There has been virtually no progress on low satisfaction ratings among rail passengers in the past 10 years, according to new analysis.
Consumer group Which? analysed official Transport Focus data over a decade and said satisfaction with how delays are dealt with on rail services, and how complaints are handled, have remained nearly flat.
The scores today are 35 per cent and 46 per cent respectively, while 10 years ago they stood at 32 per cent and 42 per cent.
Satisfaction regarding value for money was also still low, though it had risen seven per cent to 47 per cent. Which? said that in the past 10 years, rail fares have increased by 44 per cent; a nine per cent rise above inflation.
Meanwhile, the percentage of passengers satisfied with the punctuality and reliability of their train service has fallen to 72 per cent, falling five percentage points to its lowest level in a decade. Passengers who use the train to commute reported even lower satisfaction levels at 63 per cent.
Alex Hayman, Which? managing director of public markets, said:
Our analysis highlights that the rail industry has been failing its passengers, particularly in the way they handle delays and manage complaints. This just isn't good enough for the millions of people who are reliant on rail services on a daily basis.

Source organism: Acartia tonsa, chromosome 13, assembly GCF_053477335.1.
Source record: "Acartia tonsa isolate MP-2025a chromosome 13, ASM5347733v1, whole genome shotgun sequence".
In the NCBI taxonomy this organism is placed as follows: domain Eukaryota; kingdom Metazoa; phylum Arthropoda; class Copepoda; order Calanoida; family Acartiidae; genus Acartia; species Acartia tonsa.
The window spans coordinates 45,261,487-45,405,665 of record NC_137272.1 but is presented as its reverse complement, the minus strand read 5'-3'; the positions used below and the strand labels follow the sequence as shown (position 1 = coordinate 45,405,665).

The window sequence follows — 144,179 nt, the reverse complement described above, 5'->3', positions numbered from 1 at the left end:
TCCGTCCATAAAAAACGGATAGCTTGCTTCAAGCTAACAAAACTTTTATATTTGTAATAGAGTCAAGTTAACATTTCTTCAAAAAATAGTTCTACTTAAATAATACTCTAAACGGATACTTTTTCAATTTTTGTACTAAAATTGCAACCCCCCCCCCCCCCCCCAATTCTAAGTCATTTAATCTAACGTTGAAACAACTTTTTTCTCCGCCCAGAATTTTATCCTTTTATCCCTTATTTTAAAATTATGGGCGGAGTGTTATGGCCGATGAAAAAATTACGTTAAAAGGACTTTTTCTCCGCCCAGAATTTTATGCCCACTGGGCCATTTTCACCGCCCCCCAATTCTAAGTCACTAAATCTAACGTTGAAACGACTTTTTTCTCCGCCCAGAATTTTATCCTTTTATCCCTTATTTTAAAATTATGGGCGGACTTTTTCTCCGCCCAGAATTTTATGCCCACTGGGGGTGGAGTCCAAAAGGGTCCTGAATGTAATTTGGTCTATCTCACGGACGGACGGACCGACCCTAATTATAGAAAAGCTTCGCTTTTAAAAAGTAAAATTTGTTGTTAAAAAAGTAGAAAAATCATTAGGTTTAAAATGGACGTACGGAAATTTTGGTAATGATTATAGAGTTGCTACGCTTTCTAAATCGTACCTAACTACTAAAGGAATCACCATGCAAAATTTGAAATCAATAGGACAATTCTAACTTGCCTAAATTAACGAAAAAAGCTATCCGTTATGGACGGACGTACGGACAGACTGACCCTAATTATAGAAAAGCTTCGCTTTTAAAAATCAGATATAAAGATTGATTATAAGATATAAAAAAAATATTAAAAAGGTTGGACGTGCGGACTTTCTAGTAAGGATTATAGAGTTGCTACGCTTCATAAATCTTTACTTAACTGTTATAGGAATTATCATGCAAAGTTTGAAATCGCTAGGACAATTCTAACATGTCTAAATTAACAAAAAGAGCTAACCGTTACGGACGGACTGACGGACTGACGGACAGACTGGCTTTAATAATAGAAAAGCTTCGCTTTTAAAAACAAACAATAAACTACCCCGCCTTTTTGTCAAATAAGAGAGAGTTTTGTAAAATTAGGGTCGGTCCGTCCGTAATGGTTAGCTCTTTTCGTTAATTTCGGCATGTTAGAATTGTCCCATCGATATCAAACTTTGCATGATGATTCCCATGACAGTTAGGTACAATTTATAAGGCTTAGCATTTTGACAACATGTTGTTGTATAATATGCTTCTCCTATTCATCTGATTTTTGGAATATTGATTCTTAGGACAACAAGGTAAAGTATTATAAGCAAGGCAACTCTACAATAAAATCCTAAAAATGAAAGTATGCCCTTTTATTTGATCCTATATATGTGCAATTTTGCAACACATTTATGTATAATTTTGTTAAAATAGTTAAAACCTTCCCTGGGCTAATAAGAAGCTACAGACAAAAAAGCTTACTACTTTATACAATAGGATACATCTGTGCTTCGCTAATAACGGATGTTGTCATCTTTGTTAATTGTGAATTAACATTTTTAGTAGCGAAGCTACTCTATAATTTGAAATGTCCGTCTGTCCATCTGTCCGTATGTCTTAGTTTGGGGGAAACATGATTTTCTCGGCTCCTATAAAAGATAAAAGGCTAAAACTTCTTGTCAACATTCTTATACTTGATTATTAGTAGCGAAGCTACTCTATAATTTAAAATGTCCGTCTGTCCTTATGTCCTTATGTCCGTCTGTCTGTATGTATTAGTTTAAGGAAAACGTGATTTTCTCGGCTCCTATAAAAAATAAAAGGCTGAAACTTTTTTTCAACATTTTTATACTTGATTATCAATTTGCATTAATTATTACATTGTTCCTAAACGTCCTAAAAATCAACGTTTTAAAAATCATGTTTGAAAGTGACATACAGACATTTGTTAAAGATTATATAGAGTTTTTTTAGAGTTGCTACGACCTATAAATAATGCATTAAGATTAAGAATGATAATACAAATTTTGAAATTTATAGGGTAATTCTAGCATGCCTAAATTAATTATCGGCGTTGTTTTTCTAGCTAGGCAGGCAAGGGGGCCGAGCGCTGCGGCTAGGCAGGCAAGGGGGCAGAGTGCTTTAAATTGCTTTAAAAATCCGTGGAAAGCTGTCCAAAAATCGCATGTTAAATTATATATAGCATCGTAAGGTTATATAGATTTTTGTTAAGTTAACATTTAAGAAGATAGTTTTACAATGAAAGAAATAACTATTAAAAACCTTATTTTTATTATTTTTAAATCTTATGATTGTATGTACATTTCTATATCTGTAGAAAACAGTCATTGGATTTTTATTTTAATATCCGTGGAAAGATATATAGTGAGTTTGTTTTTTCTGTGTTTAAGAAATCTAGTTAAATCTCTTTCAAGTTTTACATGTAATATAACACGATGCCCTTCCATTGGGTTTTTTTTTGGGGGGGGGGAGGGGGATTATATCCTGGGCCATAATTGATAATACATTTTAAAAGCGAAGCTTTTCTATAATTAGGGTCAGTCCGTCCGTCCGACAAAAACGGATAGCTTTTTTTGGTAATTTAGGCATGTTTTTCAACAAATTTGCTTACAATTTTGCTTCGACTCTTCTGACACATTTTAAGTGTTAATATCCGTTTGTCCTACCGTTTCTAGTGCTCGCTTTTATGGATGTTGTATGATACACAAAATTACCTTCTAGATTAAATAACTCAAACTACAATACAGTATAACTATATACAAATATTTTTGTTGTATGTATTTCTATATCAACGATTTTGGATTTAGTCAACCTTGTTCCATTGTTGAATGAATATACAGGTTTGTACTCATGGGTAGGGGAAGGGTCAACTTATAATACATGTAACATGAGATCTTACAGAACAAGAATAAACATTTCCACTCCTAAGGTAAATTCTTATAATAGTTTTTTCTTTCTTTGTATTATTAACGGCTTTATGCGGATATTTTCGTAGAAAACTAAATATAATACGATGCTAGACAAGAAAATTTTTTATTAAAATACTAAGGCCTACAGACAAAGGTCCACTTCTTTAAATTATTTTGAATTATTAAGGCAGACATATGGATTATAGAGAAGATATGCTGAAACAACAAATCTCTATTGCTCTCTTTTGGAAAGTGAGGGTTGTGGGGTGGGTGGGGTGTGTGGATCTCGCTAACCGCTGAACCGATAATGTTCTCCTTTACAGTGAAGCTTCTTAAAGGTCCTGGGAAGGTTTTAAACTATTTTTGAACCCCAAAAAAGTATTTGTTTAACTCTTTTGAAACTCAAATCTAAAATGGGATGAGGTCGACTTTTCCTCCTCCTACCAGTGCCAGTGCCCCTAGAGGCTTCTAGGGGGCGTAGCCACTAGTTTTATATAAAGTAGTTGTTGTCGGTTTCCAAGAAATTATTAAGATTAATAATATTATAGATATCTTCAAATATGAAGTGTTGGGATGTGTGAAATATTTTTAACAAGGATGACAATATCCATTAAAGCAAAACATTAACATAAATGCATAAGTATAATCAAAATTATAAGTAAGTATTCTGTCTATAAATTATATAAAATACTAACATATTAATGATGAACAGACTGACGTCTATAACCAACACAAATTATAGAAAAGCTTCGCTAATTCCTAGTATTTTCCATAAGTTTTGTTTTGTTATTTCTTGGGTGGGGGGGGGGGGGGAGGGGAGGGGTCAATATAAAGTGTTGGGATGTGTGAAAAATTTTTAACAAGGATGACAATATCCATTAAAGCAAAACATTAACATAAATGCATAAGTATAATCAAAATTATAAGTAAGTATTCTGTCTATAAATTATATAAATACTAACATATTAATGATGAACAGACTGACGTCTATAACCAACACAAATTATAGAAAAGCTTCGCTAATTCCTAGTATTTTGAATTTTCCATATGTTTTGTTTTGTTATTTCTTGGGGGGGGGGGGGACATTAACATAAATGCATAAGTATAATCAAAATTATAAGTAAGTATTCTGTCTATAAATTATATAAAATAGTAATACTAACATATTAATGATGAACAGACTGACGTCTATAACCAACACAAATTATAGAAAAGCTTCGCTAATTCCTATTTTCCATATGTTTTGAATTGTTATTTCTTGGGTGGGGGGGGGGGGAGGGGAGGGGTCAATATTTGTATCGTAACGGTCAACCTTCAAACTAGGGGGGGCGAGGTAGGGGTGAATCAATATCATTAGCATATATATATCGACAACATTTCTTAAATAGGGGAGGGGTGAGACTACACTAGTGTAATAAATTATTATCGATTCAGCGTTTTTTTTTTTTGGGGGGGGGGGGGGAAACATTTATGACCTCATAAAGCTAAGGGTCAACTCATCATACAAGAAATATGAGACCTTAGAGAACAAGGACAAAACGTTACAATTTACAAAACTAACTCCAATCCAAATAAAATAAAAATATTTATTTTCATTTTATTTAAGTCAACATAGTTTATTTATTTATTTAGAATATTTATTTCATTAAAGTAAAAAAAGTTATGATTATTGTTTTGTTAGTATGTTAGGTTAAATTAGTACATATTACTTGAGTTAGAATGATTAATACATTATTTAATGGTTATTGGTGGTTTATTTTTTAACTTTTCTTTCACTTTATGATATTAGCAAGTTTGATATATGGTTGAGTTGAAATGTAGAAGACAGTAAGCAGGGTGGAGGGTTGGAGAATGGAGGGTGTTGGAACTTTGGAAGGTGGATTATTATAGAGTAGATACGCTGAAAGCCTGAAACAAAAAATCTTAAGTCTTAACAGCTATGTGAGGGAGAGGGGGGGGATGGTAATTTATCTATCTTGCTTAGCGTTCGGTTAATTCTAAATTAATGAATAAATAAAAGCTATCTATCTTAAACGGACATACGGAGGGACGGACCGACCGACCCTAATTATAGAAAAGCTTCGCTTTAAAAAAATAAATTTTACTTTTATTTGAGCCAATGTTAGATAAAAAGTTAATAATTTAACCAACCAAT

The consumer group wants a mandatory transport ombudsman so all train firms and airlines must join to help manage customer complaints with their services.
A spokesman for the Rail Delivery Group, which represents train companies and Network Rail, said:
Rail companies are working together and investing to improve services across Britain for the long term, including more trains more often and simpler fares.
We’re making journeys better and we’re sorry when customers don’t get the service they expect - four in five people say they are satisfied with their train journey and the long-term trend is one of falling customer complaints.
And in case you were wondering what the worst train companies are... here's a run-down from January.
As for most complained about, Virgin Trains West Coast and East Coast were top, though Southern rail owner Govia Thameslink Railway recorded a 218 per cent rise in its complaint rate for 2016-17, in this update from the Office of Rail and Road last month.